Managing biofouling is the key to reducing the spread of marine pests

Marine pests are most likely to be found on a vessel when it is heavily biofouled and organisms such as crabs, mussels, clams and seaweed can be seen.

You can reduce the risk of your fishing vessel spreading marine pests between fishing grounds and ports by incorporating practices that minimise the build-up of biofouling into your routine cleaning and maintenance programs.

To assist you to protect your fishing grounds and ports, the 'National biofouling management guidelines for commercial fishing vessels' provides practical information on managing biofouling.

The guidelines were developed in conjunction with the Australian fishing industry.

Applying the guidelines

The guidelines provide information for vessel owners, skippers, engineers and crews about vessel maintenance procedures and actions to prevent the spread of marine pests. The guidelines cover both trailered and non-trailered vessels.

The recommended practices are summarised below. For a complete version of the guidelines, download the 'National biofouling management guidelines for commercial fishing vessels' PDF Icon PDF [850 kb].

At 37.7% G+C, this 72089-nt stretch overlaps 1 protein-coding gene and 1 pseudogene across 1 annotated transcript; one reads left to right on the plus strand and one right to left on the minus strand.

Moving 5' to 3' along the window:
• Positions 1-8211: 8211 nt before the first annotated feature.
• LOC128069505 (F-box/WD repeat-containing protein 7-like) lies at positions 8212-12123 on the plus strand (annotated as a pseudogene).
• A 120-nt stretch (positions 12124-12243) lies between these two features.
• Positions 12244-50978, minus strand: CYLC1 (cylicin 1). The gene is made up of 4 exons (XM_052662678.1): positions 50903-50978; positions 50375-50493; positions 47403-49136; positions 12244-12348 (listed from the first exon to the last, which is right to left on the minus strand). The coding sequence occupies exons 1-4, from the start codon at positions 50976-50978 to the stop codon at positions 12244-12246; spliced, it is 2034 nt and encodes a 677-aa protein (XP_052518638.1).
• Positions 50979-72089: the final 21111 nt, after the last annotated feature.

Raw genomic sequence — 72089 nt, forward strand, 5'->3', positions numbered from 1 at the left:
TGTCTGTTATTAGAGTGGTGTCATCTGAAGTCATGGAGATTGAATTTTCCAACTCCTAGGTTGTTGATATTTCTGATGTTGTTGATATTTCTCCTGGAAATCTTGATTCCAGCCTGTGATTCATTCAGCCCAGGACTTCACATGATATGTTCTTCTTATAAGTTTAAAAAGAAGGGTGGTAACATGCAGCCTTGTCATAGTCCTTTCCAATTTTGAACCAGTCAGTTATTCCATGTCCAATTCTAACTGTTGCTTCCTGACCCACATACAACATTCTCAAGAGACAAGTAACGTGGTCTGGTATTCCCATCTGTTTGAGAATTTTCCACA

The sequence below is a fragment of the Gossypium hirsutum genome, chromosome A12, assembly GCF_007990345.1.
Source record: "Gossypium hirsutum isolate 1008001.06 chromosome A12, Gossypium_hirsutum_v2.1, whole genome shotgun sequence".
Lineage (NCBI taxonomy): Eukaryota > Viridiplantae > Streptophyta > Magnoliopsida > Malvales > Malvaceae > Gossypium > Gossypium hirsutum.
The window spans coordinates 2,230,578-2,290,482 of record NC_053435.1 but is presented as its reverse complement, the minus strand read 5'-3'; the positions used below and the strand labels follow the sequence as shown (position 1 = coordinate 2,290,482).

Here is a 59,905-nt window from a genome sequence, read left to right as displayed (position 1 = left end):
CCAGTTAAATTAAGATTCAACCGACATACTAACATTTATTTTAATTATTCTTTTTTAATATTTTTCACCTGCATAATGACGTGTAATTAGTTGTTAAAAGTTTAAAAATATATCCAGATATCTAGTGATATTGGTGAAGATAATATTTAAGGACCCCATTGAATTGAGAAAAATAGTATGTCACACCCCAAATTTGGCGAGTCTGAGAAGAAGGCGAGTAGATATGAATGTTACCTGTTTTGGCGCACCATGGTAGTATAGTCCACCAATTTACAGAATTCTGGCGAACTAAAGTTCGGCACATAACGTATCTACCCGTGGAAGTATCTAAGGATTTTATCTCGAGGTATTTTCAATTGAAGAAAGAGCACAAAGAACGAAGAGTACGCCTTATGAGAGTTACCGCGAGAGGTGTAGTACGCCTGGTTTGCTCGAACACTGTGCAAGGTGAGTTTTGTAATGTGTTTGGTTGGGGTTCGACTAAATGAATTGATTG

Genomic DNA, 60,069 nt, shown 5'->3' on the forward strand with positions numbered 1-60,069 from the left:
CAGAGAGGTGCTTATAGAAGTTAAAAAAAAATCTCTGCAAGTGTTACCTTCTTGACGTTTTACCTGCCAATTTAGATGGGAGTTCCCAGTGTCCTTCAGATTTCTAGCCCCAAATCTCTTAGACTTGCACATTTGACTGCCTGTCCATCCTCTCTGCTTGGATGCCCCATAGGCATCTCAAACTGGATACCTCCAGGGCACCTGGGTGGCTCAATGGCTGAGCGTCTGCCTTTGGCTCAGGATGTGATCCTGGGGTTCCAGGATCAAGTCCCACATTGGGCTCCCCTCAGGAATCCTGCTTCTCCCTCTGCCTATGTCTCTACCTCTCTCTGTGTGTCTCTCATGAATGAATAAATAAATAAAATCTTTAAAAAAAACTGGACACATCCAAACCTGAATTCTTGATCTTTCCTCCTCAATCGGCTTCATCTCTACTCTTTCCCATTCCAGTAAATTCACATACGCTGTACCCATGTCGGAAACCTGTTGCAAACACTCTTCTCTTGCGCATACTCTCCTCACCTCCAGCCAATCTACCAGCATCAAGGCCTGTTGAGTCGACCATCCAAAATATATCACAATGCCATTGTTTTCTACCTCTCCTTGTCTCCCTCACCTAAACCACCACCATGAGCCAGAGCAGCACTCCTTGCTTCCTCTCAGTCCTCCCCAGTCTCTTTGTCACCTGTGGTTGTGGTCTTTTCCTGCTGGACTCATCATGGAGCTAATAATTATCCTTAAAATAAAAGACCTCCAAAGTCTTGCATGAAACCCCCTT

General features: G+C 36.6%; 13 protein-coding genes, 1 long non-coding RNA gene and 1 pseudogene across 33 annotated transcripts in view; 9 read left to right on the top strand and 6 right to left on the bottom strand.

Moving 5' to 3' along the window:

Managing biofouling during fishing operations

To help protect your fishing grounds, the guidelines recommend incorporating the following routine cleaning procedures into your normal operational routines. All vessel cleaning should take place as close as possible to your fishing ground to avoid spreading pests to new areas.

Normal deck activities

  • Clear decks and any niche areas that may harbour a marine pest, such as spaces under winches and around deck fittings.
  • Clean and dry mooring lines that have biofouling attached.
  • Clear warps and anchors of biological matter and mud/sand as they are hauled.
  • Regularly clean anchor and chain wells and lockers.

During fishing activities

  • Ensure that biological material entangled in dive gear is not transported to other dive sites.